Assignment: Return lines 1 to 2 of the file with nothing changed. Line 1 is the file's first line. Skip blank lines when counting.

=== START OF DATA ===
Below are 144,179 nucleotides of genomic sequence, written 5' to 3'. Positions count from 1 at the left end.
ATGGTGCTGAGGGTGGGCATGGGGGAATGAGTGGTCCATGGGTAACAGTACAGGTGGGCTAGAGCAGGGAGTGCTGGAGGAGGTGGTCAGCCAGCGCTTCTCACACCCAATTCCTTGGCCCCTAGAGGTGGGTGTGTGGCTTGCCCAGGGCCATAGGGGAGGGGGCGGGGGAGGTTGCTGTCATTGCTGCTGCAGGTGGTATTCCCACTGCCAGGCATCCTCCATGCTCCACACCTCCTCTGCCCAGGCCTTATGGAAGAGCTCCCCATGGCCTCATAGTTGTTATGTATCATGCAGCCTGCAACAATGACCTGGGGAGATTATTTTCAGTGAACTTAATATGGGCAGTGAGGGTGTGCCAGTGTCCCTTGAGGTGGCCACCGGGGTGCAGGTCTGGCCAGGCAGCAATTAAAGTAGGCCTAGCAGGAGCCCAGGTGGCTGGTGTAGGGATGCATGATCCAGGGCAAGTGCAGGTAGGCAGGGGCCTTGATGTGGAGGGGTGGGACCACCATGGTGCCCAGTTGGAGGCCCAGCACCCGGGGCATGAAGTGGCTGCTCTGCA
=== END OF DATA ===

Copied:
Below are 144,179 nucleotides of genomic sequence, written 5' to 3'. Positions count from 1 at the left end.
ATGGTGCTGAGGGTGGGCATGGGGGAATGAGTGGTCCATGGGTAACAGTACAGGTGGGCTAGAGCAGGGAGTGCTGGAGGAGGTGGTCAGCCAGCGCTTCTCACACCCAATTCCTTGGCCCCTAGAGGTGGGTGTGTGGCTTGCCCAGGGCCATAGGGGAGGGGGCGGGGGAGGTTGCTGTCATTGCTGCTGCAGGTGGTATTCCCACTGCCAGGCATCCTCCATGCTCCACACCTCCTCTGCCCAGGCCTTATGGAAGAGCTCCCCATGGCCTCATAGTTGTTATGTATCATGCAGCCTGCAACAATGACCTGGGGAGATTATTTTCAGTGAACTTAATATGGGCAGTGAGGGTGTGCCAGTGTCCCTTGAGGTGGCCACCGGGGTGCAGGTCTGGCCAGGCAGCAATTAAAGTAGGCCTAGCAGGAGCCCAGGTGGCTGGTGTAGGGATGCATGATCCAGGGCAAGTGCAGGTAGGCAGGGGCCTTGATGTGGAGGGGTGGGACCACCATGGTGCCCAGTTGGAGGCCCAGCACCCGGGGCATGAAGTGGCTGCTCTGCA